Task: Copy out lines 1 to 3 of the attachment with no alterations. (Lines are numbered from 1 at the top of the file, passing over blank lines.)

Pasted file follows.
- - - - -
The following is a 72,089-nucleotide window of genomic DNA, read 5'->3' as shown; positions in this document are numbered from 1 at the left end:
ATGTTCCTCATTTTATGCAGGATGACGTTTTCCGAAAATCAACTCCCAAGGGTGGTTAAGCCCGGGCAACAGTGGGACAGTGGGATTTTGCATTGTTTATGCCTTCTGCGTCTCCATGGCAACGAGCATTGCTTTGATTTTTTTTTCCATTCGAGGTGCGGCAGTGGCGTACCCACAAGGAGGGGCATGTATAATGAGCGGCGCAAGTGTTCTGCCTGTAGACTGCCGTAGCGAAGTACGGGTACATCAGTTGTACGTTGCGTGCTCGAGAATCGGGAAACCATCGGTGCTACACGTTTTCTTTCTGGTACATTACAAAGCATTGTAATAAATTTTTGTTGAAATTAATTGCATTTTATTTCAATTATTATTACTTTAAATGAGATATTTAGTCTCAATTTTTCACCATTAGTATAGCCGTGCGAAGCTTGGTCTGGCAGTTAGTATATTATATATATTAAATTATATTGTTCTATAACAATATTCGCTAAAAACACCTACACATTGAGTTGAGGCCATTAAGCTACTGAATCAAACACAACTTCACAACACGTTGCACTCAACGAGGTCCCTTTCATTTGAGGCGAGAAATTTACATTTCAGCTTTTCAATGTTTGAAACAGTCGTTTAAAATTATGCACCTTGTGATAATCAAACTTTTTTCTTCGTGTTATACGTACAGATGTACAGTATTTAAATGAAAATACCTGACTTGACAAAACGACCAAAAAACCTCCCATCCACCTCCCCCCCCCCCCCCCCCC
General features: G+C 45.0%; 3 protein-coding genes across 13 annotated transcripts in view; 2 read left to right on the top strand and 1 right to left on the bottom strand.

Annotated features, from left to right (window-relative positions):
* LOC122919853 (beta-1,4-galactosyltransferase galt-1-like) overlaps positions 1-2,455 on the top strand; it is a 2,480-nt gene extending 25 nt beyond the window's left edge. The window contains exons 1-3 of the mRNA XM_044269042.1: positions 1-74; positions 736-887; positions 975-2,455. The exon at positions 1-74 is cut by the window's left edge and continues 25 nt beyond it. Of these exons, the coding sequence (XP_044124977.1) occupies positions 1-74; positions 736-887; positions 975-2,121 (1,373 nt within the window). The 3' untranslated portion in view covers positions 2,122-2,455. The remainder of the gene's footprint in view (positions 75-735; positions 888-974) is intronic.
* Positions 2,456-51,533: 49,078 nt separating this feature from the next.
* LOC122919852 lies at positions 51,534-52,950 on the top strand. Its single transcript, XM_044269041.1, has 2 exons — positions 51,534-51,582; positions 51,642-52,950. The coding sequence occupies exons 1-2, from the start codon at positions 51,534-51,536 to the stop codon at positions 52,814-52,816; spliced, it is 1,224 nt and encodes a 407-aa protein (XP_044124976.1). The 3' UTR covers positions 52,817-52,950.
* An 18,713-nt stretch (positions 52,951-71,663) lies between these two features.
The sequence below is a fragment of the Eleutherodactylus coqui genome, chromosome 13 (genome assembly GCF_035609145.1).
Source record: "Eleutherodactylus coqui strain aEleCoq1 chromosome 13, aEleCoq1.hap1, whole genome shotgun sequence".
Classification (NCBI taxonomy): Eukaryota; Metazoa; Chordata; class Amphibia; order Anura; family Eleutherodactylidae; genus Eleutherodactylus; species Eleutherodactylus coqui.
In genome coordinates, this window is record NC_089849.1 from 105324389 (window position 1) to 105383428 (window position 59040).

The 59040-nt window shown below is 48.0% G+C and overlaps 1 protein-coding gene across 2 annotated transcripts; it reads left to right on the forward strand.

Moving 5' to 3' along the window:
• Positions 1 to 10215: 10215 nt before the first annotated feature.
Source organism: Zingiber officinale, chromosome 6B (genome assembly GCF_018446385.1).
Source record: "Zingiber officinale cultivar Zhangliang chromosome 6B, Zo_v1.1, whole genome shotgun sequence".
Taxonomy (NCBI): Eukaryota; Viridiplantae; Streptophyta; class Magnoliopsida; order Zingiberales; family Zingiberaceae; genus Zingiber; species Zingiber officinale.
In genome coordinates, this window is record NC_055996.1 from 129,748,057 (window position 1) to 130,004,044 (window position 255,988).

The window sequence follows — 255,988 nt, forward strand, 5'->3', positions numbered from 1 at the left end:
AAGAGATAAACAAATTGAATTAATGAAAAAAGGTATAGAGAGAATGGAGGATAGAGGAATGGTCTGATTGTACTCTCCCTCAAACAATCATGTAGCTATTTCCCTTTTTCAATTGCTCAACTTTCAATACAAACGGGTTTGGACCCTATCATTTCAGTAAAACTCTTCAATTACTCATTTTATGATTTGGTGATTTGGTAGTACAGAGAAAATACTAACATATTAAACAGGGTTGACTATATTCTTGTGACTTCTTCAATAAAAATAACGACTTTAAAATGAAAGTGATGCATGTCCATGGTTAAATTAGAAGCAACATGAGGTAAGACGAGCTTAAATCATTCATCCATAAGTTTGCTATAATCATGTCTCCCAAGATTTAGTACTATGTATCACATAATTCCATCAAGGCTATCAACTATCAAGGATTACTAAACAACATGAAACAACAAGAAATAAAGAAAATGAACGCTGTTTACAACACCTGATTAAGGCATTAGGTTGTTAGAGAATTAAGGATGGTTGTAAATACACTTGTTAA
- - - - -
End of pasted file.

The following is a 72,089-nucleotide window of genomic DNA, read 5'->3' as shown; positions in this document are numbered from 1 at the left end:
ATGTTCCTCATTTTATGCAGGATGACGTTTTCCGAAAATCAACTCCCAAGGGTGGTTAAGCCCGGGCAACAGTGGGACAGTGGGATTTTGCATTGTTTATGCCTTCTGCGTCTCCATGGCAACGAGCATTGCTTTGATTTTTTTTTCCATTCGAGGTGCGGCAGTGGCGTACCCACAAGGAGGGGCATGTATAATGAGCGGCGCAAGTGTTCTGCCTGTAGACTGCCGTAGCGAAGTACGGGTACATCAGTTGTACGTTGCGTGCTCGAGAATCGGGAAACCATCGGTGCTACACGTTTTCTTTCTGGTACATTACAAAGCATTGTAATAAATTTTTGTTGAAATTAATTGCATTTTATTTCAATTATTATTACTTTAAATGAGATATTTAGTCTCAATTTTTCACCATTAGTATAGCCGTGCGAAGCTTGGTCTGGCAGTTAGTATATTATATATATTAAATTATATTGTTCTATAACAATATTCGCTAAAAACACCTACACATTGAGTTGAGGCCATTAAGCTACTGAATCAAACACAACTTCACAACACGTTGCACTCAACGAGGTCCCTTTCATTTGAGGCGAGAAATTTACATTTCAGCTTTTCAATGTTTGAAACAGTCGTTTAAAATTATGCACCTTGTGATAATCAAACTTTTTTCTTCGTGTTATACGTACAGATGTACAGTATTTAAATGAAAATACCTGACTTGACAAAACGACCAAAAAACCTCCCATCCACCTCCCCCCCCCCCCCCCCCC
General features: G+C 45.0%; 3 protein-coding genes across 13 annotated transcripts in view; 2 read left to right on the top strand and 1 right to left on the bottom strand.